42 Harv. Int'l L. J. 201 (2001)
Savages, Victims, and Saviors: The Metaphor of Human Rights

handle is hein.journals/hilj42 and id is 207 raw text is: VOLUME 42, NUMBER 1, WINTER 2001

Savages, Victims, and Saviors:
The Metaphor of Human Rights
Makau Mutua*
The human rights movement1 is marked by a damning metaphor. The
grand narrative of human rights contains a subtext that depicts an epochal
contest pitting savages, on the one hand, against victims and saviors, on the
other.2 The savages-victims-saviors (SVS)3 construction is a three-dimension-
* Professor of Law and Director, Human Rights Center, State University of New York at Buffalo
School of Law. SJ.D., Harvard Law School, 1987; LL.M., Harvard Law School, 1985; LL.M., University
of Dar-es-salaam, 1984; LL.B., University of Dar-es-salaam, 1983; Co-Chair, 2000 Annual Meeting of the
American Society of International Law. In March 1999, an early draft of this Article was presented at the
Faculty Workshop Series at Harvard Law School. In November 1999, a later version was presented at
Yale Law School under the auspices of the Orville Schell Center for International Human Rights. I am
greatly indebted to the participants at both fora for their valuable comments. I am also grateful to the
following colleagues who enriched this Article with their insightful conversations: William Alford,
Guyora Binder, Christine Desan, Gerald Frug, Mary Ann Glendon, Paul Kahn, Duncan Kennedy, Ran-
dall Kennedy, Martha Minow, Spencer Overton, Richard Parker, Peter Rosenblum, James Silk, Joel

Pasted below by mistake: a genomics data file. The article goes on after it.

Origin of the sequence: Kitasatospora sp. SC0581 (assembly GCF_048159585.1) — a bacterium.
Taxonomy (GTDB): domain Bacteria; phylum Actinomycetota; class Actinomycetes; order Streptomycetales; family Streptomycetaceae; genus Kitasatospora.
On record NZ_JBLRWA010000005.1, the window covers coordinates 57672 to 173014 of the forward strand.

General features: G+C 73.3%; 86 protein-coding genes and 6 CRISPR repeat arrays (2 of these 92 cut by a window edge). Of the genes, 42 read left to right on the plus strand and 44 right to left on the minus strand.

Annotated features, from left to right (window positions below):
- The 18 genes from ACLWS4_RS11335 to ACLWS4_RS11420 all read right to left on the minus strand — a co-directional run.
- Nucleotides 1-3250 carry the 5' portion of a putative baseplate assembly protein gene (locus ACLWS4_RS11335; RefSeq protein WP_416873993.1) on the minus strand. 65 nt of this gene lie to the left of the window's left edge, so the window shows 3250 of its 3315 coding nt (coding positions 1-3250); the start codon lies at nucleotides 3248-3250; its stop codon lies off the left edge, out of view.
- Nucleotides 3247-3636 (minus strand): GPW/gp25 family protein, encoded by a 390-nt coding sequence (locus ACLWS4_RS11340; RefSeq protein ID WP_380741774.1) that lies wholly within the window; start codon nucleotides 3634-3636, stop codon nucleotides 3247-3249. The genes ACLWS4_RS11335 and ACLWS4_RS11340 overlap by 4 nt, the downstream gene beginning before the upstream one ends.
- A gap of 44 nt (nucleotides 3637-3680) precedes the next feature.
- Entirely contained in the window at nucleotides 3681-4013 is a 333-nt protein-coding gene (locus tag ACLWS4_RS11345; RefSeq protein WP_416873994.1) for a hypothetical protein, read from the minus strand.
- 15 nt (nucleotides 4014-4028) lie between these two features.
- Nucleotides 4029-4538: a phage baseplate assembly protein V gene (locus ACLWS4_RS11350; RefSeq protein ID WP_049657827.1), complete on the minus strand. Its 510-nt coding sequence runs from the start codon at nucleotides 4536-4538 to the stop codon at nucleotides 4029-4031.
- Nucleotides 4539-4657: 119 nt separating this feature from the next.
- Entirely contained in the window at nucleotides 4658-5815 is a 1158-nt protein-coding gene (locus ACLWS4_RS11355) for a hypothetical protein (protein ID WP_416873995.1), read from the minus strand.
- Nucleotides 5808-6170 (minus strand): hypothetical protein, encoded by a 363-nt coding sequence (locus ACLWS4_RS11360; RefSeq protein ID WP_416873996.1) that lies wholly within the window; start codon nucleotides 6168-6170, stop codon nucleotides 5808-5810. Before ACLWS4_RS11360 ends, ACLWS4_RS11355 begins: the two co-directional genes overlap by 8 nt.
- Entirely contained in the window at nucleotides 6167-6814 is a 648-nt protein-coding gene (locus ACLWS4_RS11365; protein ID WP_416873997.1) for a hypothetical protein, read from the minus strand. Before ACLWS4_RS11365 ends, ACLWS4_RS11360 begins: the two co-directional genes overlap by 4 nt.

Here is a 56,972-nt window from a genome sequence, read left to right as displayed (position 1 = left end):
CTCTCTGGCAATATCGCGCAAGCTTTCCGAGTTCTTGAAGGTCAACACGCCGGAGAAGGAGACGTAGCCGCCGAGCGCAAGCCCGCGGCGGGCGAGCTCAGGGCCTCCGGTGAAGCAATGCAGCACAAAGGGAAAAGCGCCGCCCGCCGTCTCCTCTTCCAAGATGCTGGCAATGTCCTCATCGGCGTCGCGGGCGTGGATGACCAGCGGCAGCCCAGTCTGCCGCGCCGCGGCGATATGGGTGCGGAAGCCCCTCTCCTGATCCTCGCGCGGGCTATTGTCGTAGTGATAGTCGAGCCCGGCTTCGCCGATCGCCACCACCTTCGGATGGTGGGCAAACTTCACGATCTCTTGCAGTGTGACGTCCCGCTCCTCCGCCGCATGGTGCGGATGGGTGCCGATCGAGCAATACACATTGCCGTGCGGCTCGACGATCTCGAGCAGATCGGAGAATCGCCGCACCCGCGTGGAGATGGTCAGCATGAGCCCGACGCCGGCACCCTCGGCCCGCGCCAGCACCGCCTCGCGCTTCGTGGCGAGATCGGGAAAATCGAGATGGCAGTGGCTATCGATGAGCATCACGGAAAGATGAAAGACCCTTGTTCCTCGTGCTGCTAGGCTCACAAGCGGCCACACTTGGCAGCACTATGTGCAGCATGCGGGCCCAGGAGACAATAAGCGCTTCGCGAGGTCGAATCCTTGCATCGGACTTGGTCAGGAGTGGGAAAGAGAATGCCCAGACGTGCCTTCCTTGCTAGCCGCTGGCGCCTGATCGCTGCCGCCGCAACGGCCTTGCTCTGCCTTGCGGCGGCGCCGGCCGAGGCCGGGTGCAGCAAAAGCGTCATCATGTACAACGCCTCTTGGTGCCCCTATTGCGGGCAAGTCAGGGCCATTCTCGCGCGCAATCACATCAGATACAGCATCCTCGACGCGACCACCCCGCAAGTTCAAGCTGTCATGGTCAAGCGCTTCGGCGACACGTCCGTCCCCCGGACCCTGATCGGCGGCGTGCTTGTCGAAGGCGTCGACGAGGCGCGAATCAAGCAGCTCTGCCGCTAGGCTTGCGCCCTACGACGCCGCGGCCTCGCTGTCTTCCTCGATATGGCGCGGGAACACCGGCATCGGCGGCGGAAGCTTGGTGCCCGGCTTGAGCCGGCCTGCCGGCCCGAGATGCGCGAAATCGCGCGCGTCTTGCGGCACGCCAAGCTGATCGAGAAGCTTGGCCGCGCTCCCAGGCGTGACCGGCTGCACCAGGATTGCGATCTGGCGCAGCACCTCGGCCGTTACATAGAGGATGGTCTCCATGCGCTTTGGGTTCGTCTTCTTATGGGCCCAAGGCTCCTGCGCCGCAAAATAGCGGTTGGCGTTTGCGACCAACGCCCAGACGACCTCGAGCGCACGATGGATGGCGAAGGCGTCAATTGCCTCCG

Singer, Anne-Marie Slaughter, Lucie White, and David Wilkins. I wish especially to thank Leila Hilal,
David Kennedy, Frank Michelman, and Henry Steiner for closely reading a draft of this Article and
making critically significant and vital comments and suggestions.
I. For the purposes of this Article, the human rights movement refers to that collection of norms,
processes, and institutions that traces its immediate ancestry to the Universal Declaration of Human
Rights (UDHR), adopted by the United Nations in 1948. Universal Declaration of Human Rights, G.A.
Res. 217(111), U.N. GAOR, 3d Sess., 183d mtg. at 71, U.N. Doc. A/810 (1948) [hereinafter UDHR].
The UDHR, the first human rights document adopted by the United Nations, is the textual foundation
of the human rights movement and has been referred to as the spiritual parent of most other human
rights documents. Henry J. Steiner, Political Participation as a Human Right, 1 HARV. HUM. RTs. YB. 77,
79 (1988). Elsewhere, Steiner and Philip Alston call the UDHR the parent document, the initial burst
of idealism and enthusiasm, terser, more general and grander than the treaties, in some sense the consti-
tution of the entire movement ... the single most invoked human rights instrument. HENRY J. STEI-
2. This oppositional duality is central to the logic of Western philosophy and modernity. As described
by David Slater, this binary logic constructs historical imperatives of the superior and the inferior, the
barbarian and the civilized, and the traditional and the modern. Within this logic, history is a linear, uni-
directional progression with the superior and scientific Western civilization leading and paving the way
for others to follow. See generally David Slater, Contesting Occidental Visions of the Global: The Geopolitics of
Theory and North-South Relations, BEYOND LAw, Dec. 1994, at 97, 100-01.
3. This Article hereinafter refers to the savages-victims-saviors metaphor as SVS. The author uses
the term metaphor to suggest a historical figurative analogy within human rights and its rhetoric and

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